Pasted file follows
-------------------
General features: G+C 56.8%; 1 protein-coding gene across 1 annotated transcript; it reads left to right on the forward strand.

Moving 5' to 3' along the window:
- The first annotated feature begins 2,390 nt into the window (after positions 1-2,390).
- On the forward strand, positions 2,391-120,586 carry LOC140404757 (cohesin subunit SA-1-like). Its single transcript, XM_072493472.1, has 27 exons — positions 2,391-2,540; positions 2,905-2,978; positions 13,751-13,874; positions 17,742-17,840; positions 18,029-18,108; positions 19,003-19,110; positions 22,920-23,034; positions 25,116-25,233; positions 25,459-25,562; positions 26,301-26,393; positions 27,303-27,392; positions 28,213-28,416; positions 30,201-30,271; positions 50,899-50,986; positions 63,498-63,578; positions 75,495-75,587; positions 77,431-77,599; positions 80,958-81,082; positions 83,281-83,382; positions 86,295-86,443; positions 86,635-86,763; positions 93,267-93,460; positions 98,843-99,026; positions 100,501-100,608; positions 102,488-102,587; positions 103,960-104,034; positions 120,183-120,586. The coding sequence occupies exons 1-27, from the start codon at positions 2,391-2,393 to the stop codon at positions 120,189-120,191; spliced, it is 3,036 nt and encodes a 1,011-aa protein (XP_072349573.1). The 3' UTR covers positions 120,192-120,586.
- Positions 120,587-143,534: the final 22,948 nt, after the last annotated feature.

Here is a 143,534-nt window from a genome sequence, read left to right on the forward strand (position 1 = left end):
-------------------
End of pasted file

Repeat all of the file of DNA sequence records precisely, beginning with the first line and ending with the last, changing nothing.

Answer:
General features: G+C 56.8%; 1 protein-coding gene across 1 annotated transcript; it reads left to right on the forward strand.

Moving 5' to 3' along the window:
- The first annotated feature begins 2,390 nt into the window (after positions 1-2,390).
- On the forward strand, positions 2,391-120,586 carry LOC140404757 (cohesin subunit SA-1-like). Its single transcript, XM_072493472.1, has 27 exons — positions 2,391-2,540; positions 2,905-2,978; positions 13,751-13,874; positions 17,742-17,840; positions 18,029-18,108; positions 19,003-19,110; positions 22,920-23,034; positions 25,116-25,233; positions 25,459-25,562; positions 26,301-26,393; positions 27,303-27,392; positions 28,213-28,416; positions 30,201-30,271; positions 50,899-50,986; positions 63,498-63,578; positions 75,495-75,587; positions 77,431-77,599; positions 80,958-81,082; positions 83,281-83,382; positions 86,295-86,443; positions 86,635-86,763; positions 93,267-93,460; positions 98,843-99,026; positions 100,501-100,608; positions 102,488-102,587; positions 103,960-104,034; positions 120,183-120,586. The coding sequence occupies exons 1-27, from the start codon at positions 2,391-2,393 to the stop codon at positions 120,189-120,191; spliced, it is 3,036 nt and encodes a 1,011-aa protein (XP_072349573.1). The 3' UTR covers positions 120,192-120,586.
- Positions 120,587-143,534: the final 22,948 nt, after the last annotated feature.

Here is a 143,534-nt window from a genome sequence, read left to right on the forward strand (position 1 = left end):